Originally published in TechCrunch.
Talk of NFTs may be filling board rooms and news feeds but their complex and new nature makes it hard for investors to determine what projects have real promise, and which don't. In fact, only a small portion of investors are reaping the most profits from NFTs (non fungible tokens) according to a study published in December.
I've been involved in more than 50 direct NFT and cryptocurrency deals, and am committed to scaling the DAO (decentralized autonomous organizations) ecosystem. But I know that the unfamiliarity of the NFT space is why many investors fear dipping their toe.
NFTs are more than famous artworks, songs, and tweets - they serve as part of the broader decentralization movement that has already proven to bring good returns for investors. From copyright enforcement to buying real estate and identity verification, NFTs play a big role in the remote, digital world. In the first half of 2021, the NFT market cap grew 2,100%, reaching $2.5B in sales volume. Meanwhile, the creator economy boom has opened more doors for NFTs, as people don't have to go through aggregators or intermediaries to create a token.
Investors need to know the basics of NFTs and their potential, but they don’t really need deep technical knowledge. That’s because the real value of any NFT project lies with the people building it - the team, users, and wider community. They are the ones who will sustain genuinely promising NFT projects as they face inevitable moments of volatility.
Here's how to conduct the ultimate litmus test on an NFT project, through its creators.
Check that both the founder and tech are open
The first NFT was created in 2014 and only sold last year. The NFT marketplace is still in its infancy, and investors can't expect NFT projects to undergo the same vetting process as other tech initiatives. There aren't sufficient data points available, nor the same tools to track NFT performance. Instead, investors should be looking for transparency in a project’s leadership and tech infrastructure. It's less about assessing the destination, and more about trusting that there's a window to observe the journey.
Decentralization has to be transparent to ensure that functions and control are fairly distributed across a group of people. It's why a large number of NFT projects are open source from day one, and why we're seeing a new generation of founders that are inherently more open about their company information. Whereas traditional tech has been reserved, NFT founders have to be comfortable sharing their secret sauce and highlighting its gaps.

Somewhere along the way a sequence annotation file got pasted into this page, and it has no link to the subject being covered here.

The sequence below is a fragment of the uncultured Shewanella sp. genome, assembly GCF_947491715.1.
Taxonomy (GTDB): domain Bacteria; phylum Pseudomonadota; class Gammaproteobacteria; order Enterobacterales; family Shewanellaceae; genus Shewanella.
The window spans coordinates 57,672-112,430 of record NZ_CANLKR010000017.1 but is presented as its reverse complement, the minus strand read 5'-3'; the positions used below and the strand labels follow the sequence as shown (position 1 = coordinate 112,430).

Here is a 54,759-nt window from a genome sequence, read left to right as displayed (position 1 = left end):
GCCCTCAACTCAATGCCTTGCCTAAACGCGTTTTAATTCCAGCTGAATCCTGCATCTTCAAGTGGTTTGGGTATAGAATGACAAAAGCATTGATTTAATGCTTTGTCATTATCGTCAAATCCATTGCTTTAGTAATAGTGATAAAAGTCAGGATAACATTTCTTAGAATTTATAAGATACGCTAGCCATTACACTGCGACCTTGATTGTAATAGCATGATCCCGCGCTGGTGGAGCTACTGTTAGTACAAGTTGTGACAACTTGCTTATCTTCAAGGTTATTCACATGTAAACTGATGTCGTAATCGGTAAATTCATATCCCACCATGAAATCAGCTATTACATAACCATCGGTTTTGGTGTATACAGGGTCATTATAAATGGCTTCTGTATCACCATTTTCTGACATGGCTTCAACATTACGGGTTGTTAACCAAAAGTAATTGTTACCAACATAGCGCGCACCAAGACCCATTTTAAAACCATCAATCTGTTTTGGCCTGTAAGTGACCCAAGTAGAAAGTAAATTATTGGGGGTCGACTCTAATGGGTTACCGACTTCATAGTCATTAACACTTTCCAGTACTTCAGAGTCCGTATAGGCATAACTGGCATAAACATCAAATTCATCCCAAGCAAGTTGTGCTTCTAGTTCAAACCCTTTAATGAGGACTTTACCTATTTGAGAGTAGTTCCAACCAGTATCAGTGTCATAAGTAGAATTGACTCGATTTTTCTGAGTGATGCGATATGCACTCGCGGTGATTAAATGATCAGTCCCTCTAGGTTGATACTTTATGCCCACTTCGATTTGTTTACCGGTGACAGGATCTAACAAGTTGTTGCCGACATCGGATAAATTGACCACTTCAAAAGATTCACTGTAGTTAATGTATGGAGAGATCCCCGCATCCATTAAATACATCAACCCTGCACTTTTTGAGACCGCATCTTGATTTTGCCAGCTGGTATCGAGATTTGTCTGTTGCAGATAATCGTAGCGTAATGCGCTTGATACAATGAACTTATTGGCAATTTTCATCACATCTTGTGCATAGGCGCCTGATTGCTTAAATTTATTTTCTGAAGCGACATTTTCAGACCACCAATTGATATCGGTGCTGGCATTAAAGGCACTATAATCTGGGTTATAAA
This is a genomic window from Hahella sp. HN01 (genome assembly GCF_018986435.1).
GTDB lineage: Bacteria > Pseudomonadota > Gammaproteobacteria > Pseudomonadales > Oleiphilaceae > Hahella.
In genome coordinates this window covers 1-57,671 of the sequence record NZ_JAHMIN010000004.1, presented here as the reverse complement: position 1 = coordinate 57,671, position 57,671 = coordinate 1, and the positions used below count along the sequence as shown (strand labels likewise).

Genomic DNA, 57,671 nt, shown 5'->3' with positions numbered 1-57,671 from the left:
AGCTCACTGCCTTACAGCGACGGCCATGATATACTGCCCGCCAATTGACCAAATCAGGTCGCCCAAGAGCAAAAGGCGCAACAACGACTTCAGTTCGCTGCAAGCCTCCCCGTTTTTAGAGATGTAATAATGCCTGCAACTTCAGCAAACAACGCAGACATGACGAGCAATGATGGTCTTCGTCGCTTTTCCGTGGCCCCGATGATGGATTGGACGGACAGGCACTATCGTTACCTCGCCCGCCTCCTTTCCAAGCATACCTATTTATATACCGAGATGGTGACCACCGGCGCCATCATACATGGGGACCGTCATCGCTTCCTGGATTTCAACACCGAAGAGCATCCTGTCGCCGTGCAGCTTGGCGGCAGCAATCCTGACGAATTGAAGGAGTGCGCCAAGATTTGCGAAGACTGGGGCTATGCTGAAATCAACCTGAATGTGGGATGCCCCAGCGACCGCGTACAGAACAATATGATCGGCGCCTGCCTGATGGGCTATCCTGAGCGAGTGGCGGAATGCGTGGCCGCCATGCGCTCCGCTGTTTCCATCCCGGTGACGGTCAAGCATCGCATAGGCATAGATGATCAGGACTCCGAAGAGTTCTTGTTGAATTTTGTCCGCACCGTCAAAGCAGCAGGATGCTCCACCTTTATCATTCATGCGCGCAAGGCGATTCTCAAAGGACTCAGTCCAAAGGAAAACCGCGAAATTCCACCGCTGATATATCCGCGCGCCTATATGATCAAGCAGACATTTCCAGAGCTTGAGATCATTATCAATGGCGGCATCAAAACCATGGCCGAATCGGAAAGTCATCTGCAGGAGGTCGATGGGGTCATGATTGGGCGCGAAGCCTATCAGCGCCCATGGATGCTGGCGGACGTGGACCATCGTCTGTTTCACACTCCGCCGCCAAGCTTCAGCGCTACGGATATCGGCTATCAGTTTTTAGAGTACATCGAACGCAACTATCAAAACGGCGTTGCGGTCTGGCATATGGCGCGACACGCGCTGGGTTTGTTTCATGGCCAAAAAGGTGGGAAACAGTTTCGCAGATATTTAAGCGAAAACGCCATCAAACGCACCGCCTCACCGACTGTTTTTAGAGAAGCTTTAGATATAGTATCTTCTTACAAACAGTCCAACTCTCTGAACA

If you're speaking with a founder who doesn't delve into the details of the business model, the tech, and competitors, that's a red flag. Founders not only have to build the product but also fit the token utility, and so should be happy to walk you through development plans, roadmaps, early user feedback, and emerging pain points. Moreover, they should explain how they communicate all this to their team and the greater NFT community, whether that be through blog posts, online forums or talks.
Make yourself a community member before an investor
To really know the people involved in an NFT project, investors have to make themselves part of the group. Browsing NFT threads on Twitter, joining DAO, and listening to NFT podcasts is a good start. The most powerful move though, is to join teams' Discord and pay attention to how the team interacts with their community, start conversations, and respond to criticism. Investors shouldn't be a passive bystander though, roll up your sleeves and join in the discussions.
The whole point of having an active role in NFTs communities is to find the products and people you enjoy. For example, through the Axie community, I discovered the Yield Guild Games project, a play-to-earn gaming guild which brings players together to invest in NFTs. This platform enables more people to access the ecosystem, so improves adoption whilst curating a devoted community. Had I not played an active role in NFT communities, I wouldn't have come across this huge investment opportunity.
Confirm there's crypto and collectible expertise
Expertise in the vertical is key, but so too is constructing the technical backbone. The people working on an NFT project should have a background in cryptocurrency or other areas that utilize blockchain. These people can help the project scale through their knowledge of Layer 1 and 2 blockchain - third-party chains that enable modifications to be made to the original blockchain and its functions. Layer 1 and 2 are what will enable teams to innovate and update down the line. For instance, a company developing NFT art may want a financial layer on its decentralized application to enable people to lend and borrow money using the NFT ownership as collateral.
That said, the team also has to be well-versed in the collectible aspect of the token they're making. Their roadmap has to be aligned with their tokenomics, meaning they understand the factors that impact the demand and supply of their offering. If the project is focused on art, the founder should have experience in art curation and have an extensive gallery network. If the project is rooted in gaming, the team should be made up of people who have a background in game development and cryptocurrency. It's a good idea to follow individuals from the team on social media too, to see what their interests are, and how proficient they are in the niche their NFT encompasses.
NFT investment is a marathon, not a sprint. The road ahead is still being paved and there's no set checklist to determine whether an NFT project has legs. Nonetheless, the value of a project lies with the people who shape it, and the people it serves. If a project team has the right background, community sentiment, and openness, investors can be assured they're heading in a good direction.